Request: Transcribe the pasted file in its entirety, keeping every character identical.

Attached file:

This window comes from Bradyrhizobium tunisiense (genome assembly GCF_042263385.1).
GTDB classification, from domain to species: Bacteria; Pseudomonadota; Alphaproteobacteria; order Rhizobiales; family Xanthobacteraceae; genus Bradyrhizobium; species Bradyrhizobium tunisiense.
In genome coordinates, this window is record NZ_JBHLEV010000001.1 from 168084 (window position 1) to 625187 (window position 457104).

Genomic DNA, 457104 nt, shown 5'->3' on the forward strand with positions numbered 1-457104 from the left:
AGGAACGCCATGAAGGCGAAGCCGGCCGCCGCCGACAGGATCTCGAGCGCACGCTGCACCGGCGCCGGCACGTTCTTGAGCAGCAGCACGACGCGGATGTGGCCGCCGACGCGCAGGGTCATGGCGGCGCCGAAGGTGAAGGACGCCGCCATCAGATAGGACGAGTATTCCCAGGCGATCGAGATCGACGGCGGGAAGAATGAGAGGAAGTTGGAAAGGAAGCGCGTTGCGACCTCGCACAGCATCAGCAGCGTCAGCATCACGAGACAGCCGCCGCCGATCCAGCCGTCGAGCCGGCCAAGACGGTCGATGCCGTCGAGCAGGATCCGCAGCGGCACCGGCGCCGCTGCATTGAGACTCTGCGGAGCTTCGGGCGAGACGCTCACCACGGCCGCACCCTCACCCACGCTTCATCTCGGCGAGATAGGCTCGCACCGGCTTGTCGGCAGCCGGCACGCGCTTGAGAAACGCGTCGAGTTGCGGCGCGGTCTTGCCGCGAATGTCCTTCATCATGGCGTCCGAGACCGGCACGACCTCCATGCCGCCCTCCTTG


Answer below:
This window comes from Bradyrhizobium tunisiense (genome assembly GCF_042263385.1).
GTDB classification, from domain to species: Bacteria; Pseudomonadota; Alphaproteobacteria; order Rhizobiales; family Xanthobacteraceae; genus Bradyrhizobium; species Bradyrhizobium tunisiense.
In genome coordinates, this window is record NZ_JBHLEV010000001.1 from 168084 (window position 1) to 625187 (window position 457104).

Genomic DNA, 457104 nt, shown 5'->3' on the forward strand with positions numbered 1-457104 from the left:
AGGAACGCCATGAAGGCGAAGCCGGCCGCCGCCGACAGGATCTCGAGCGCACGCTGCACCGGCGCCGGCACGTTCTTGAGCAGCAGCACGACGCGGATGTGGCCGCCGACGCGCAGGGTCATGGCGGCGCCGAAGGTGAAGGACGCCGCCATCAGATAGGACGAGTATTCCCAGGCGATCGAGATCGACGGCGGGAAGAATGAGAGGAAGTTGGAAAGGAAGCGCGTTGCGACCTCGCACAGCATCAGCAGCGTCAGCATCACGAGACAGCCGCCGCCGATCCAGCCGTCGAGCCGGCCAAGACGGTCGATGCCGTCGAGCAGGATCCGCAGCGGCACCGGCGCCGCTGCATTGAGACTCTGCGGAGCTTCGGGCGAGACGCTCACCACGGCCGCACCCTCACCCACGCTTCATCTCGGCGAGATAGGCTCGCACCGGCTTGTCGGCAGCCGGCACGCGCTTGAGAAACGCGTCGAGTTGCGGCGCGGTCTTGCCGCGAATGTCCTTCATCATGGCGTCCGAGACCGGCACGACCTCCATGCCGCCCTCCTTG